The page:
“I have grave doubts as to [the construction] impending, on any ground whatever, of proceeding to let this continue with only one-fifth of the funds provided,” Fleming said in the letter. However, Fleming said he still wanted to have the cornerstones laid in the fall despite the delay because he didn’t want to delay Grant’s memorial service any further.

On Nov. 6, 1902, cornerstones for Grant Hall were laid and official building work began, and the University held a memorial service for Grant himself. An editorial in a special issue of the Journal published on Nov. 6, 1902, said they “hope[d] to see it completed next summer.” “When the scheme was standing, the Hall was to be a recognition of the Principal, but before one single note had been turned or stone laid he was taken from us, and now the Hall stands to be a memorial,” it said.

The editorial also said there were shortcomings in the subscription campaign. “The cash value of these is of course not represented by these amounts, as some of them extend over a period of five or ten years,” it said. “Still already over eleven thousand dollars has been paid in … cash.” The University selected the Toronto architecture firm Symons & Rae to design the tower. In September 1903, the architects estimated Grant Hall’s cost to be about $25,000. Though there were originally plans to build a dining hall and a basement in Grant Hall, the architects rejected the option, stating that it was “impossible to build” for reasons now unknown. The architects also reduced its seating capacity from 1,200 to 1,000. In October, the land to build Grant and Ontario halls, and the architects’ tenders were completed, envisioning the Hall designed in Romanesque Revival—a popular architectural style at the time that imitated 11th and 12th-century Romanesque architecture—and other European influences.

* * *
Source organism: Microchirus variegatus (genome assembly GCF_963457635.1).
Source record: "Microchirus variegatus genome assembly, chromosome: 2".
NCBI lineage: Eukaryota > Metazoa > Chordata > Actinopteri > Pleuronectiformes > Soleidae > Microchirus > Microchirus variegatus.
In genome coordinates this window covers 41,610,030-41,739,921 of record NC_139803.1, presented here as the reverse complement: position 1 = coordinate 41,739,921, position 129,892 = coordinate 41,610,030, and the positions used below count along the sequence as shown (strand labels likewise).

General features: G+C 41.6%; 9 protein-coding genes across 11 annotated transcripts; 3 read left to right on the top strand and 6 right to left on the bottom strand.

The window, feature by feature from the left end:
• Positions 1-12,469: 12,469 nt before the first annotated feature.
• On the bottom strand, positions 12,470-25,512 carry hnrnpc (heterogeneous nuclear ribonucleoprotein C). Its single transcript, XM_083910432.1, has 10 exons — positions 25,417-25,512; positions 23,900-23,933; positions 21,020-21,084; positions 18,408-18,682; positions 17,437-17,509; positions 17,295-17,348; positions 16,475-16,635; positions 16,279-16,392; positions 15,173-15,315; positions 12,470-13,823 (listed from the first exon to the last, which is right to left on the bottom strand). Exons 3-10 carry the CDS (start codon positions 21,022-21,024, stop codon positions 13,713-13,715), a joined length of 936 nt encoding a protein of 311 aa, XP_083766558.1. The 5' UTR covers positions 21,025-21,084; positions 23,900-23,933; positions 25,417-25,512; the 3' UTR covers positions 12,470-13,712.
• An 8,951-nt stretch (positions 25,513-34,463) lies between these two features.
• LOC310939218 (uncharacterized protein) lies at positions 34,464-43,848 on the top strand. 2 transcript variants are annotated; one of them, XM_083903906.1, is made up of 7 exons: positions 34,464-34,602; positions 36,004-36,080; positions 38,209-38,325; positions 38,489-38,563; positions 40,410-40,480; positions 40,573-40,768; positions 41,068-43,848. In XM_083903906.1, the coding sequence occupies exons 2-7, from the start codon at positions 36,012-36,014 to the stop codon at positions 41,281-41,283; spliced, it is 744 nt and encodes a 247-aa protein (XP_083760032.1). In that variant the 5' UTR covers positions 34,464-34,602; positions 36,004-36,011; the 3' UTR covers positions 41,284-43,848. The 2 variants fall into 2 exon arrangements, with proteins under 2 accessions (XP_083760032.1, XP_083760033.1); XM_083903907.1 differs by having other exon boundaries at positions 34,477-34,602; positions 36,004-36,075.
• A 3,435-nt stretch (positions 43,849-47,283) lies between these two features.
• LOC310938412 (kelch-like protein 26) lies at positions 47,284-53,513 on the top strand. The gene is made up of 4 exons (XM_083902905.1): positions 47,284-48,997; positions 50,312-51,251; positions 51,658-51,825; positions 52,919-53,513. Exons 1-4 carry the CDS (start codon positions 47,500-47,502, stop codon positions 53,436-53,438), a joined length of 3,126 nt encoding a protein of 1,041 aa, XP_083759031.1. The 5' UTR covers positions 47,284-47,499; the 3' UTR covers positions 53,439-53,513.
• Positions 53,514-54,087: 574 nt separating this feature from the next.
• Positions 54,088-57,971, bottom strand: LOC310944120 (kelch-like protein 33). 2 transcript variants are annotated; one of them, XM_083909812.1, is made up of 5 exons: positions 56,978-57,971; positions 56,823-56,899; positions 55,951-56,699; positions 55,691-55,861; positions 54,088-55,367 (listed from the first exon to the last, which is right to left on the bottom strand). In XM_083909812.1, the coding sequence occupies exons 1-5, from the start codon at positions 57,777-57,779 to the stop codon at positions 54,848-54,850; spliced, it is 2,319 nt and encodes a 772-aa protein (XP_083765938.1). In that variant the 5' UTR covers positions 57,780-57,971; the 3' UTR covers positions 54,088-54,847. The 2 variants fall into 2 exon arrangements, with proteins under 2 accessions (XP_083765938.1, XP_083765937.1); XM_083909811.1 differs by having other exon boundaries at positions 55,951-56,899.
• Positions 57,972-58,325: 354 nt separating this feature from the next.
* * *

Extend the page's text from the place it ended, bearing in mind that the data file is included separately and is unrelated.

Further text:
“The main entrance from University Avenue is a replica of that in the Church of St. Michael at Salon [in France],” said W.L. Symons, one of the principal architects, in an architectural note published in the Journal on November 16, 1904.

The construction was completed in November, and Grant Hall’s opening ceremony took place on Nov. 7, 1904, almost two years after the initial memorial service for Principal Grant. About 2,000 students, as well as James Wallace (now a graduate), Fleming and other faculty members were present at the ceremony.

In his speech to the students at the ceremony, Wallace addressed the issue of fundraised money. “[The $35,951.69 subscribed] has been found to be altogether insufficient to build and furnish a hall equal to the present need,” he said. “Could not the students who have entered Queen’s since the scheme was launched come forward and make up what is lacking?” A Journal editorial, published on November 16 of that year reported $35,951.69 subscribed, only $16,350.77 was actually paid in cash at the time.

“By a very simple mathematical process it is discovered that nearly twice as much money has been paid out as has been paid in and that Grant Hall has actually cost $8,582.81 more than has been subscribed,” the editorial said.

Neither the Journal nor the Board of Trustee minutes say how the remaining balance owing was paid.

According to Canadian Historical Statistics by Urquhart and Buckley, $44,000 in 1904 is equivalent to about $1.1 million today.

Aside from its symbolic importance of the students giving back to the University, the tall stature of Grant Hall brought much change to the University’s, and Kingston’s architectural landscape. This fit in with Principal Grant’s goal to formalize Queen’s as an official university, said Jennifer McKendry, architectural historian and member of the Kingston Historical Society. “Going back to 1900, there were no tall buildings anywhere near it,” she said. “There were lots of open land behind it too; it stood out tremendously.” Grant Hall’s construction also made University Avenue the central street for the University.

“It was one of the first buildings to face the University Avenue. The older buildings face Stuart Street,” McKendry said.

“It was good to take one building that can be a dominant one. Because of the tower, it became a landmark, literally.”

How much Grant Hall cost:

Free & Litton masons: $19,225.00

H. Wilmot, carpenter: $10,500.00

Dominion Bridge Co., iron beams: $2,854.00

McKelvey & Birch, heating etc: $2,975.00

Robinson Bros., painting: $1,500.00

R. McCausland & Co: $1,000.00

Breck & Halliday, Wiring & Co: $780.50

Symons & Rae, architects: $1,800.00

Extras: $1,000.00

Grading: $9.00

Seating, estimated at: $2,000

TOTAL: $44,534.50

Source: Queen’s Journal, November 16, 1904